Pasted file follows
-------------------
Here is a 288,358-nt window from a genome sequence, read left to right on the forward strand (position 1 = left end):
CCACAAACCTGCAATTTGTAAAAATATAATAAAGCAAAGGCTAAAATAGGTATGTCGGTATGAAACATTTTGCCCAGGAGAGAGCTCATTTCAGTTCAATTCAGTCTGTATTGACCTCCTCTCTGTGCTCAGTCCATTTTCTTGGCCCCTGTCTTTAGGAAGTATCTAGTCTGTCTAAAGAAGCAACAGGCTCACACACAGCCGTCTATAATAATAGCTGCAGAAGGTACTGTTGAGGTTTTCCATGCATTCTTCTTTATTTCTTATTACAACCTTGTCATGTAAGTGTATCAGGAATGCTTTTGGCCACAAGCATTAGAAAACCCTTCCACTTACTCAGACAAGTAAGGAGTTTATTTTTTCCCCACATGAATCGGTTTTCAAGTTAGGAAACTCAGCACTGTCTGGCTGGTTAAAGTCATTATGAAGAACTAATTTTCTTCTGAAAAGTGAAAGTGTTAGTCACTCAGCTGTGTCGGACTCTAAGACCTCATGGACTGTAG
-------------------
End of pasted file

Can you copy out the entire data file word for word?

Here is a 288,358-nt window from a genome sequence, read left to right on the forward strand (position 1 = left end):
CCACAAACCTGCAATTTGTAAAAATATAATAAAGCAAAGGCTAAAATAGGTATGTCGGTATGAAACATTTTGCCCAGGAGAGAGCTCATTTCAGTTCAATTCAGTCTGTATTGACCTCCTCTCTGTGCTCAGTCCATTTTCTTGGCCCCTGTCTTTAGGAAGTATCTAGTCTGTCTAAAGAAGCAACAGGCTCACACACAGCCGTCTATAATAATAGCTGCAGAAGGTACTGTTGAGGTTTTCCATGCATTCTTCTTTATTTCTTATTACAACCTTGTCATGTAAGTGTATCAGGAATGCTTTTGGCCACAAGCATTAGAAAACCCTTCCACTTACTCAGACAAGTAAGGAGTTTATTTTTTCCCCACATGAATCGGTTTTCAAGTTAGGAAACTCAGCACTGTCTGGCTGGTTAAAGTCATTATGAAGAACTAATTTTCTTCTGAAAAGTGAAAGTGTTAGTCACTCAGCTGTGTCGGACTCTAAGACCTCATGGACTGTAG